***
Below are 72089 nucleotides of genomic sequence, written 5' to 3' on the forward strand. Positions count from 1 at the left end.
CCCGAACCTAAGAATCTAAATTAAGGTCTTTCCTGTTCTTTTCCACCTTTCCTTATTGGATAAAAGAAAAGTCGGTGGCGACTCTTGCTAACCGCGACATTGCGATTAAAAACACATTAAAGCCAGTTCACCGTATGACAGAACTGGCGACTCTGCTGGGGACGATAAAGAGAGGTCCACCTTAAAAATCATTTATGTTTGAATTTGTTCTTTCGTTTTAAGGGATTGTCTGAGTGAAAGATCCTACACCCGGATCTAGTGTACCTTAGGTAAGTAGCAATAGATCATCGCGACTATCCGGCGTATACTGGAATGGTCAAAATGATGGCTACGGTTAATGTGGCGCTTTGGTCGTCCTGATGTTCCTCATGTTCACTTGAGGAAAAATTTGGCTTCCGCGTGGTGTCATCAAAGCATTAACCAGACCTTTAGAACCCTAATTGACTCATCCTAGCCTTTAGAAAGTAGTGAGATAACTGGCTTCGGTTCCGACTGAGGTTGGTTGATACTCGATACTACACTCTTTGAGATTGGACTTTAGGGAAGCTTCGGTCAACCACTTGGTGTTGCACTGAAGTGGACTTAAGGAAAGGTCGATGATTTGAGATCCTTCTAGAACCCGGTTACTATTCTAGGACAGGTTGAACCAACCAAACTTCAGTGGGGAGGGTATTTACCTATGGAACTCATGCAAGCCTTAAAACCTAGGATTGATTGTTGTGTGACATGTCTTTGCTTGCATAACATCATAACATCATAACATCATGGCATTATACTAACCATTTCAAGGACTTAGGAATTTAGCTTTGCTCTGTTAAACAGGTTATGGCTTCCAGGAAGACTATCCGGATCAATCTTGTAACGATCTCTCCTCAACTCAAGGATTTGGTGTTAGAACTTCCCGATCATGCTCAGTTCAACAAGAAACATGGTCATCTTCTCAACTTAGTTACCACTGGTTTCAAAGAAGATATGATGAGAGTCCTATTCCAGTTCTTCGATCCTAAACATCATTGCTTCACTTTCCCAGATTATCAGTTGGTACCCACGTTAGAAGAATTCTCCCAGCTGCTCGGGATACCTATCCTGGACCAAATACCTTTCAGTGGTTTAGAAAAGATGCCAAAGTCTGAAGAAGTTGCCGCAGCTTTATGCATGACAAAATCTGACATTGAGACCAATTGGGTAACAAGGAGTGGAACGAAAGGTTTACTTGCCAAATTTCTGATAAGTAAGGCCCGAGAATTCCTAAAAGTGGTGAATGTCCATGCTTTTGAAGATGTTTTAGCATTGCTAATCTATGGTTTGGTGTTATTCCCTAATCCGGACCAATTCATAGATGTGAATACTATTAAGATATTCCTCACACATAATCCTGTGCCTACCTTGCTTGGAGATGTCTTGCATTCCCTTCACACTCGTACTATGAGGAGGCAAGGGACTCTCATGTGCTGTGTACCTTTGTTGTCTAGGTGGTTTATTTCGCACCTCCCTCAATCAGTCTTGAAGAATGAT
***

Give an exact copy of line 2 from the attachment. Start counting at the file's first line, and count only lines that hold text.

CCCGAACCTAAGAATCTAAATTAAGGTCTTTCCTGTTCTTTTCCACCTTTCCTTATTGGATAAAAGAAAAGTCGGTGGCGACTCTTGCTAACCGCGACATTGCGATTAAAAACACATTAAAGCCAGTTCACCGTATGACAGAACTGGCGACTCTGCTGGGGACGATAAAGAGAGGTCCACCTTAAAAATCATTTATGTTTGAATTTGTTCTTTCGTTTTAAGGGATTGTCTGAGTGAAAGATCCTACACCCGGATCTAGTGTACCTTAGGTAAGTAGCAATAGATCATCGCGACTATCCGGCGTATACTGGAATGGTCAAAATGATGGCTACGGTTAATGTGGCGCTTTGGTCGTCCTGATGTTCCTCATGTTCACTTGAGGAAAAATTTGGCTTCCGCGTGGTGTCATCAAAGCATTAACCAGACCTTTAGAACCCTAATTGACTCATCCTAGCCTTTAGAAAGTAGTGAGATAACTGGCTTCGGTTCCGACTGAGGTTGGTTGATACTCGATACTACACTCTTTGAGATTGGACTTTAGGGAAGCTTCGGTCAACCACTTGGTGTTGCACTGAAGTGGACTTAAGGAAAGGTCGATGATTTGAGATCCTTCTAGAACCCGGTTACTATTCTAGGACAGGTTGAACCAACCAAACTTCAGTGGGGAGGGTATTTACCTATGGAACTCATGCAAGCCTTAAAACCTAGGATTGATTGTTGTGTGACATGTCTTTGCTTGCATAACATCATAACATCATAACATCATGGCATTATACTAACCATTTCAAGGACTTAGGAATTTAGCTTTGCTCTGTTAAACAGGTTATGGCTTCCAGGAAGACTATCCGGATCAATCTTGTAACGATCTCTCCTCAACTCAAGGATTTGGTGTTAGAACTTCCCGATCATGCTCAGTTCAACAAGAAACATGGTCATCTTCTCAACTTAGTTACCACTGGTTTCAAAGAAGATATGATGAGAGTCCTATTCCAGTTCTTCGATCCTAAACATCATTGCTTCACTTTCCCAGATTATCAGTTGGTACCCACGTTAGAAGAATTCTCCCAGCTGCTCGGGATACCTATCCTGGACCAAATACCTTTCAGTGGTTTAGAAAAGATGCCAAAGTCTGAAGAAGTTGCCGCAGCTTTATGCATGACAAAATCTGACATTGAGACCAATTGGGTAACAAGGAGTGGAACGAAAGGTTTACTTGCCAAATTTCTGATAAGTAAGGCCCGAGAATTCCTAAAAGTGGTGAATGTCCATGCTTTTGAAGATGTTTTAGCATTGCTAATCTATGGTTTGGTGTTATTCCCTAATCCGGACCAATTCATAGATGTGAATACTATTAAGATATTCCTCACACATAATCCTGTGCCTACCTTGCTTGGAGATGTCTTGCATTCCCTTCACACTCGTACTATGAGGAGGCAAGGGACTCTCATGTGCTGTGTACCTTTGTTGTCTAGGTGGTTTATTTCGCACCTCCCTCAATCAGTCTTGAAGAATGAT